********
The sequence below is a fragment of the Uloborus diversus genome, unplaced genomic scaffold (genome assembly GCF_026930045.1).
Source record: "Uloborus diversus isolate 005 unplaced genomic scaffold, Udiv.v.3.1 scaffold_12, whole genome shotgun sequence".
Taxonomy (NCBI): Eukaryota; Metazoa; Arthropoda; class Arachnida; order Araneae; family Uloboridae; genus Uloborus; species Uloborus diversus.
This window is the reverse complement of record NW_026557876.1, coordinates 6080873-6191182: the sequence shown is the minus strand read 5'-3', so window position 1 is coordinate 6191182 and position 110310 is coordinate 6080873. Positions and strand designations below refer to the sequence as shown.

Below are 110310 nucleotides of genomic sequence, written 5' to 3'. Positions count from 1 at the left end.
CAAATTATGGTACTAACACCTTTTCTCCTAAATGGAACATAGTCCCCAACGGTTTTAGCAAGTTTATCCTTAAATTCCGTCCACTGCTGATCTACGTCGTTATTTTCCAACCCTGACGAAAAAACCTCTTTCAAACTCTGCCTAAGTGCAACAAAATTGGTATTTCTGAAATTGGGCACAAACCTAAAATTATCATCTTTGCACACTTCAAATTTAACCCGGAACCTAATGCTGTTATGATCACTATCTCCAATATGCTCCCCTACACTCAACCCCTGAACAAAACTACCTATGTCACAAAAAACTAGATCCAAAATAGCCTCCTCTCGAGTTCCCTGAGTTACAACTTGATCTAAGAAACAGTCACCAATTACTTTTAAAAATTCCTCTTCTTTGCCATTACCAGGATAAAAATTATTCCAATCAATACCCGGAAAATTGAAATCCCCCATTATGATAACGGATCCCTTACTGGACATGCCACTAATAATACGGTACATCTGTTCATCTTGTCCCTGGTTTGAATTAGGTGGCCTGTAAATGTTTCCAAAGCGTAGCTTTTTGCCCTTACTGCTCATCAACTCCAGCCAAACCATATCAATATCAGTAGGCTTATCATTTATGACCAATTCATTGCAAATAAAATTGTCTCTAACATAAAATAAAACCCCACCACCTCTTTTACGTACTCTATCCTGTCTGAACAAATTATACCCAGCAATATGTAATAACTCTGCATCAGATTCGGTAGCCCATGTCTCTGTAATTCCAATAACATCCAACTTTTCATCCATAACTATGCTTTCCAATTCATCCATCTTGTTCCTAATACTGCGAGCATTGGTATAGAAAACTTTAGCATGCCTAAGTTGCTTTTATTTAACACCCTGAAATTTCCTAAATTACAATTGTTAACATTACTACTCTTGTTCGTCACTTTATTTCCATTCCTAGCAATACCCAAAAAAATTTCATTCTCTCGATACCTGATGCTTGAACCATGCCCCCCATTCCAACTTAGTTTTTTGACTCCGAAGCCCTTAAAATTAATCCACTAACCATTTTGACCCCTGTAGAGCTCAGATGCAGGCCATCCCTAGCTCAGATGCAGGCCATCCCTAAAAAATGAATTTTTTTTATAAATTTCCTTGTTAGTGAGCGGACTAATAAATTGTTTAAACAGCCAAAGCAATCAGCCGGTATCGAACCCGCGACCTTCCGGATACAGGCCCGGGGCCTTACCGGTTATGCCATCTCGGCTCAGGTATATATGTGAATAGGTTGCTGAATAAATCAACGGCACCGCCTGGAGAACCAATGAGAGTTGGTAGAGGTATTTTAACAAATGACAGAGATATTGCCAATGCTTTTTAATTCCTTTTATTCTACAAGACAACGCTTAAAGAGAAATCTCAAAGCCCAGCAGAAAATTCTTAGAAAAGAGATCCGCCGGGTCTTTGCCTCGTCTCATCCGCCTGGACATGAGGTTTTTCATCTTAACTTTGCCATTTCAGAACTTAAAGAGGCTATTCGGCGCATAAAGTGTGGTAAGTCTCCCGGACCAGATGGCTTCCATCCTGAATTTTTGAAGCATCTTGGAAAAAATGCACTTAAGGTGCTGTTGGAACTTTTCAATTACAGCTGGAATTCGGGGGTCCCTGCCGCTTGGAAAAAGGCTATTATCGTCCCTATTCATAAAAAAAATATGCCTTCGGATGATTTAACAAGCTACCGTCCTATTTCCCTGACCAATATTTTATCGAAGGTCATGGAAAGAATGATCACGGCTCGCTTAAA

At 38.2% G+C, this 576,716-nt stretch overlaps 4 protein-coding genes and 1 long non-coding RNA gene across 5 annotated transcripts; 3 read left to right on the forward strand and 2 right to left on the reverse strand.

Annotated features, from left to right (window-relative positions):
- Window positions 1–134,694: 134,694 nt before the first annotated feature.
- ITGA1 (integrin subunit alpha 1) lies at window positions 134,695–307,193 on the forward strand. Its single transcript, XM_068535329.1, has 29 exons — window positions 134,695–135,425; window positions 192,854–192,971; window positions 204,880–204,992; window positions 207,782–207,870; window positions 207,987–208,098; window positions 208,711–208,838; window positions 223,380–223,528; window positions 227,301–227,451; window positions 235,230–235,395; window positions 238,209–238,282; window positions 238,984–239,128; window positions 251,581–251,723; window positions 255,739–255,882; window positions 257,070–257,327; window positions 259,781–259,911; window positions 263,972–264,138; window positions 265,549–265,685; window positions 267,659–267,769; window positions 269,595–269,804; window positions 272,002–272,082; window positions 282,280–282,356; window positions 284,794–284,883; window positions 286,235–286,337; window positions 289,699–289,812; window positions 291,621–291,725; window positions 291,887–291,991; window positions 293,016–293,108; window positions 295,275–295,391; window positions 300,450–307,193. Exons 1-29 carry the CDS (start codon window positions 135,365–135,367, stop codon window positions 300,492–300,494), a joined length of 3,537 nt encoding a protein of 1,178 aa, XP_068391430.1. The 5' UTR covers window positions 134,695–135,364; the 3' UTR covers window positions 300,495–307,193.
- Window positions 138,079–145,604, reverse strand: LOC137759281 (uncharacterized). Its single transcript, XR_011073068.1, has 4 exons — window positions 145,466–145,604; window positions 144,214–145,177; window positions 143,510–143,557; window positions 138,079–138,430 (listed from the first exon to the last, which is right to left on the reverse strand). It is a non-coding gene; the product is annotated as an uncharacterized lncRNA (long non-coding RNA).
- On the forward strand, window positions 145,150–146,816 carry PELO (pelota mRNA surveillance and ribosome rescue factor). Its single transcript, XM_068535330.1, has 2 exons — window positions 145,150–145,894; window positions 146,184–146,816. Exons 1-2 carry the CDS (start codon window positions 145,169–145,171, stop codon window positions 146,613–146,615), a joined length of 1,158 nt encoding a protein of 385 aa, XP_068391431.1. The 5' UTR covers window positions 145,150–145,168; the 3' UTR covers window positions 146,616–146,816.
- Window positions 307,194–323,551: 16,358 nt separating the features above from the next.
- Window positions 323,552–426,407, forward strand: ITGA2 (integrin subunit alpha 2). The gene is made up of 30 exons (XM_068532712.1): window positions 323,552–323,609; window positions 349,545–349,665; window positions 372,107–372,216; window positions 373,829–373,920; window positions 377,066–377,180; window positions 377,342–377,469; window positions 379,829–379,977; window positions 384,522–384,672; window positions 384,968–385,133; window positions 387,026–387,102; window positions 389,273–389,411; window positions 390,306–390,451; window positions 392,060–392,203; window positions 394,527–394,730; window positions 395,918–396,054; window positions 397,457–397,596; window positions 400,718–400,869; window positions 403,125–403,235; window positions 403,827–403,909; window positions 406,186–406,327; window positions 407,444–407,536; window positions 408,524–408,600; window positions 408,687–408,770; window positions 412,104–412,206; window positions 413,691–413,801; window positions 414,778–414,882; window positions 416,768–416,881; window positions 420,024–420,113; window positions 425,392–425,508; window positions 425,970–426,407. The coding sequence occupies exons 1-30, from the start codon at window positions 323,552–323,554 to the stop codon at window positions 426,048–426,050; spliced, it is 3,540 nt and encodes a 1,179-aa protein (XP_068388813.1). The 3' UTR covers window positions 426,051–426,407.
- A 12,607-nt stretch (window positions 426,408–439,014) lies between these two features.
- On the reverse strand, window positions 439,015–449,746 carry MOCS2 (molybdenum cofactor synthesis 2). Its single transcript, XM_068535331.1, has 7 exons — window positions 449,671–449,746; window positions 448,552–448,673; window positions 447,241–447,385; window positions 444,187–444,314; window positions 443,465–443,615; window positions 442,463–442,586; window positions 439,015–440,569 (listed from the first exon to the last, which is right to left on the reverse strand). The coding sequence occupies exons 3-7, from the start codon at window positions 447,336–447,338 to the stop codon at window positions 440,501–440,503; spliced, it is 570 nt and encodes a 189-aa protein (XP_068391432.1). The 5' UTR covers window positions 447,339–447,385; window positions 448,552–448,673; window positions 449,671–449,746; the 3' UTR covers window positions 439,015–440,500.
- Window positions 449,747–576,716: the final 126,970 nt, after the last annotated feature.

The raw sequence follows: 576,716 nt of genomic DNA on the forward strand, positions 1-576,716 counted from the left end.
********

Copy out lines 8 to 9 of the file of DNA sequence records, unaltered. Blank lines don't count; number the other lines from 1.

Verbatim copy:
Annotated features, from left to right (window-relative positions):
- Window positions 1–134,694: 134,694 nt before the first annotated feature.